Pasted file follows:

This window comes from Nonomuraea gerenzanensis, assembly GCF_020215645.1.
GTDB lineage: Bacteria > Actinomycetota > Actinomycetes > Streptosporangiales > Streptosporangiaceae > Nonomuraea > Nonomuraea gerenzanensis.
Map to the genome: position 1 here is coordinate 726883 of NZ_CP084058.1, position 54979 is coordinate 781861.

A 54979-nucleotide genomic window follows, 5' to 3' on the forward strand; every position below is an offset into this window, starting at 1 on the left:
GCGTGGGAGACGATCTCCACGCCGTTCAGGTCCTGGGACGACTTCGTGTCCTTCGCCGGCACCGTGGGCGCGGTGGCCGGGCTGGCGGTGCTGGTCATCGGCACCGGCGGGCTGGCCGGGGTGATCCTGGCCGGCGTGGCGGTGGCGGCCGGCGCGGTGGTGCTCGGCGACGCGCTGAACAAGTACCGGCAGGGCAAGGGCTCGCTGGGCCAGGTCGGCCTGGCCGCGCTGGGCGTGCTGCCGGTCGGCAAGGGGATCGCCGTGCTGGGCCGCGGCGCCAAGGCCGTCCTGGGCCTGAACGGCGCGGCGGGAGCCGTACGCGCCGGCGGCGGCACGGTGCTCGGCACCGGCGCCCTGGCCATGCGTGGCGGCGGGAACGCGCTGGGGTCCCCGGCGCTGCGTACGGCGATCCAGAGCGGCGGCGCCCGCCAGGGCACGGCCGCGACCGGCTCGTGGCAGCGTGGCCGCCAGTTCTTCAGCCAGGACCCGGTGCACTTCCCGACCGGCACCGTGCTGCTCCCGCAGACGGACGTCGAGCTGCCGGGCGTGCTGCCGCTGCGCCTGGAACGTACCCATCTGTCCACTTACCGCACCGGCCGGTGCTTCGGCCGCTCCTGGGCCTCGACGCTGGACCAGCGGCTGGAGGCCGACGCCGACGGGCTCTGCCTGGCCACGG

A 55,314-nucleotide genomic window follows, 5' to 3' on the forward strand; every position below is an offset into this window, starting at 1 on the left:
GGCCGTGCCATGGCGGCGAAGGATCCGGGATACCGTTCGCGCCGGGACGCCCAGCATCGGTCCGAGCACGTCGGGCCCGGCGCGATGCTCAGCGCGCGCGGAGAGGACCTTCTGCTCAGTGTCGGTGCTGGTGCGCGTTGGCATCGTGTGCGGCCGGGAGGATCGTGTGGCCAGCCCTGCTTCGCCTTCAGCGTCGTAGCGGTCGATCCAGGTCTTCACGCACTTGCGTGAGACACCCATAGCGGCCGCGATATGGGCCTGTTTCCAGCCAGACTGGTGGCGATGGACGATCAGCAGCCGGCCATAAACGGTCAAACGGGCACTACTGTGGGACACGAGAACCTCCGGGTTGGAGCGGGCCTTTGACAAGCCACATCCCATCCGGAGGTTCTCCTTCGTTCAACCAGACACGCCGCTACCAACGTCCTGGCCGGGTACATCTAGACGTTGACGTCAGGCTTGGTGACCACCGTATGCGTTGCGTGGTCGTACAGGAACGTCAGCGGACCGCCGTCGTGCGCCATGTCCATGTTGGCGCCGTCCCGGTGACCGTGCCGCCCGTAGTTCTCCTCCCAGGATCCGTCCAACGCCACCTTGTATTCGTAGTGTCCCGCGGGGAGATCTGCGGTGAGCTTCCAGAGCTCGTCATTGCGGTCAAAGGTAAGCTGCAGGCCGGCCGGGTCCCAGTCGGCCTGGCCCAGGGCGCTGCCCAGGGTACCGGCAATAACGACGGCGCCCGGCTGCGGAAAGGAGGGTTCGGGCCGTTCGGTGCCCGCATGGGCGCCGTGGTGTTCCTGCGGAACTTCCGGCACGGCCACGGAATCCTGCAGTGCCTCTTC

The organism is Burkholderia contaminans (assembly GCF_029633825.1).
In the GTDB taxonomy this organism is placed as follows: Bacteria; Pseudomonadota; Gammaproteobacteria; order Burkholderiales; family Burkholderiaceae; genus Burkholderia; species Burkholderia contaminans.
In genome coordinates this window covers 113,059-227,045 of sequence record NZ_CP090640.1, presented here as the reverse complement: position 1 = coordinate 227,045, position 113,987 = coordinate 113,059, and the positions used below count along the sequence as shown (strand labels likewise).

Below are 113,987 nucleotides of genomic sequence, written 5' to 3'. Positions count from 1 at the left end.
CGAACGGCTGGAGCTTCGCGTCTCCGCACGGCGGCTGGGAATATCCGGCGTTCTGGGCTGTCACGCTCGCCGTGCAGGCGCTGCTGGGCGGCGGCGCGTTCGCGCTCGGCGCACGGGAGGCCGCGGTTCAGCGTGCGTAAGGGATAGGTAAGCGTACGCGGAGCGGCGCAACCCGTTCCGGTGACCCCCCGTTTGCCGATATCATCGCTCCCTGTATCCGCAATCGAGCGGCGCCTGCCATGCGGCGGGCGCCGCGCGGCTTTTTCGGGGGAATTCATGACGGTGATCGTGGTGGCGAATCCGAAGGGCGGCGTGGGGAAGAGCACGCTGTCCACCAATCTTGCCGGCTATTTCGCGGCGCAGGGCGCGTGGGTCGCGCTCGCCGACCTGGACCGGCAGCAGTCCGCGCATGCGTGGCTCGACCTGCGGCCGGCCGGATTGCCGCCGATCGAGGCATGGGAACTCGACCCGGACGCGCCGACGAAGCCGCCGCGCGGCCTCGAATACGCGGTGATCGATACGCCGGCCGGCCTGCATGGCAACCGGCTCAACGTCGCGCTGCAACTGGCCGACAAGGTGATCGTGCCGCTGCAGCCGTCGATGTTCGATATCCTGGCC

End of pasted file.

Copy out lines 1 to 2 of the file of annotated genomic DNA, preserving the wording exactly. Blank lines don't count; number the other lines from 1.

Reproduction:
This window comes from Nonomuraea gerenzanensis, assembly GCF_020215645.1.
GTDB lineage: Bacteria > Actinomycetota > Actinomycetes > Streptosporangiales > Streptosporangiaceae > Nonomuraea > Nonomuraea gerenzanensis.